China petrochemicals get near-term boost from property stimulus measures
SINGAPORE (ICIS)–Sentiment in China’s petrochemical markets has improved in September on the back of fresh measures introduced to revive the country’s embattled property sector, but sustaining actual gains may be difficult as economic uncertainties remain high.
- China petrochemical futures surge from end-August
- New policy boosts demand for property upgrades; homes sales up in early Sept
- Demand boost may only last up to October
In the futures markets, Chinese petrochemicals logged gains in September, led by styrene monomer (SM).
|China futures markets||Closing prices on 14 Sept (CNY/tonne)||Change from 31 Aug|
|Linear low density polyethylene (LLDPE)||8,349||0.3%|
|Polyvinyl chloride (PVC)||6,395||1.7%|
|Monoethylene glycol (MEG)||4,346||5.1%|
|Styrene monomer (SM)||9,817||15.8%|
|Purified terephthalic acid (PTA)||6,354||3.8%|
Sources: Dalian Commodity Exchange, Zhengzhou Commodity Exchange
The market sentiment turned positive and buying interests have improved following the property incentives, driving up prices, ICIS senior analyst Joey Zhou said.
Prices of most petrochemicals, including polyethylene (PE), polypropylene (PP) and polyvinyl chloride (PVC) are expected to strengthen this month due to the property stimulus as well as strong feedstock costs, according to ICIS forecast.
PROPERTY MEASURES AT
More households are now eligible to enjoy much lower downpayments and interest rates on mortgages as the definition of “first-time homebuyers” were relaxed in late August.
This is considered as the biggest stimulus introduced by the government for the sector since 2017.
First-time buyers enjoy lower downpayment of 20-30% when buying a property, compared with 40-80% for second-time buyers.
Such easing is expected to benefit 10-20% of second-time or third-time buyers looking to upgrade homes, and thereby, result in increased overall home sales in the coming months by 2% on a year-on-year basis, according to investment bank China International Capital Corp (CICC).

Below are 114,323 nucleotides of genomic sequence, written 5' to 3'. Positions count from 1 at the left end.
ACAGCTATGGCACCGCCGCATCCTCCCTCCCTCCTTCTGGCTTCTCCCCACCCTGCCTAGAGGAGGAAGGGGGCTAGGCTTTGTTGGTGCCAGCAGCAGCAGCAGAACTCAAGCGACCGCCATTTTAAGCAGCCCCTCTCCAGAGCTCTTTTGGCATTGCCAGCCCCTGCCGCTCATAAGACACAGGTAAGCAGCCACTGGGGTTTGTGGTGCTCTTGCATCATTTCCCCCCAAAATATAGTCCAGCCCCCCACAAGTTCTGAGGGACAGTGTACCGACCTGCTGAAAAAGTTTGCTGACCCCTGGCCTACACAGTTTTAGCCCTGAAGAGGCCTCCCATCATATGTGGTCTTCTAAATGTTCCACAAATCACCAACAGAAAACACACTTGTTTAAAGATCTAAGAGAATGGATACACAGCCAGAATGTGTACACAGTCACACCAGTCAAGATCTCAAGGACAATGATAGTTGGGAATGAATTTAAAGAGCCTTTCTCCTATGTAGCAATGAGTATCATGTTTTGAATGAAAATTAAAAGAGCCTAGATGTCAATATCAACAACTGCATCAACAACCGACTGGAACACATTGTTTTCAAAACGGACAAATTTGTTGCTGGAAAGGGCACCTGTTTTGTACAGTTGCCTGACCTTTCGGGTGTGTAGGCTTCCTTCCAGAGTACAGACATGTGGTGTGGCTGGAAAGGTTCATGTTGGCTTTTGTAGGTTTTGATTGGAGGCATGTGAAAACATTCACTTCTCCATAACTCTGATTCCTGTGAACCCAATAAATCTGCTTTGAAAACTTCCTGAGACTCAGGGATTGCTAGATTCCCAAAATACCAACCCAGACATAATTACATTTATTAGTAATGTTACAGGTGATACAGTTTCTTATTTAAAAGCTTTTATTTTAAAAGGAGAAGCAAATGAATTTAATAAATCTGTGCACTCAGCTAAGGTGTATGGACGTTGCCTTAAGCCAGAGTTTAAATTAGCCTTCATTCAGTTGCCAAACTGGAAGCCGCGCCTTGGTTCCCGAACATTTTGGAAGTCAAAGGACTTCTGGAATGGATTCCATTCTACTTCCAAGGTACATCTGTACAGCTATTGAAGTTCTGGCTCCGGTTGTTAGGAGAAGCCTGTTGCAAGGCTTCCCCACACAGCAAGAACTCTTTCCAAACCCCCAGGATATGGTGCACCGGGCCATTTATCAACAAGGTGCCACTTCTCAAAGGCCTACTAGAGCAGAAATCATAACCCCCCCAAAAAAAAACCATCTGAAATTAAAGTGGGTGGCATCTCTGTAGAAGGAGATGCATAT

For its part, the People’s Bank of China (PBoC) has asked commercial banks to cut interest rates on existing mortgages, and the rates will be lowered by an average of 0.8 basis points. Starting 25 September, homeowners can re-negotiate with banks on mortgage terms.
This adjustment will significantly reduce burdens of around 40m households which have an estimated total mortgage of CNY25tr ($3.4tr), analysts said.
Potentially, this will lead to an annual savings of some CNY200bn, which is equivalent to 0.45% of the country’s total retail sales in 2022. The saved mortgage payments can then be rechanneled to boost consumption, according to analysts.
The policy was met with a sharp improvement in home sales in major cities like Shanghai.
In the week ended 3 September, sales of new homes in China’s financial capital more than doubled from the previous week, according to data from Centaline Group, one of the top property agencies in China.
For the month of September, Shanghai’s total exiting (or second-hand) home sales are projected exceed 15,000 units, up from 13,700 in August and 127,000 in July, according to local property agency Lianjia.
OUTLOOK NOT TOO ROSY
The demand spurt, however, may be restricted to September and October – which are the traditional golden months for the Chinese house market, according to CICC.
While the house market has seen an immediate short-term confidence, there is concern that the momentum may lose steam in long run as the overall Chinese economy is still struggling with headwinds.
“China face challenges such as weakening exports, high debt, rising youth unemployment and sluggish consumer spending,” ICIS senior economist Keven Swift said.
In Beijing, sales of existing homes in the weekend of 9-10 September plunged 35% from the preceding weekend to about 1,700 units, while new home sales showed a similar trend, according to data from Centaline Group.
This is in sharp contrast with the home sales improvement in Shanghai.
Only safe job and good salary can support consumer spendings in long time, said Zhang Junfeng, chief analyst at Shenzhen-based brokerage China Merchant Securities.
He said the property slump is impossible to change overnight, with significant improvement only likely in the second quarter of 2024.
Focus article by Fanny Zhang
Infogram by Nurluqman Suratman
($1 = CNY7.27)
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